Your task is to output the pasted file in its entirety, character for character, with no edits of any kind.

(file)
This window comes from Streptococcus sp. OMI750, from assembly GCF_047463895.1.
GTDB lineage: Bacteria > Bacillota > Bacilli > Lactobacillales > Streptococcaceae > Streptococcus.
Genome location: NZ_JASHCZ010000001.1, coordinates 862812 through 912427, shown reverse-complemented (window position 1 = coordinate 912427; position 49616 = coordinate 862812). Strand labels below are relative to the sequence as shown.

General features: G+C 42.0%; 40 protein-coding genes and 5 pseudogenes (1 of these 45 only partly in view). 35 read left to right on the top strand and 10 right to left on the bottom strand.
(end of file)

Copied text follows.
This window comes from Streptococcus sp. OMI750, from assembly GCF_047463895.1.
GTDB lineage: Bacteria > Bacillota > Bacilli > Lactobacillales > Streptococcaceae > Streptococcus.
Genome location: NZ_JASHCZ010000001.1, coordinates 862812 through 912427, shown reverse-complemented (window position 1 = coordinate 912427; position 49616 = coordinate 862812). Strand labels below are relative to the sequence as shown.

General features: G+C 42.0%; 40 protein-coding genes and 5 pseudogenes (1 of these 45 only partly in view). 35 read left to right on the top strand and 10 right to left on the bottom strand.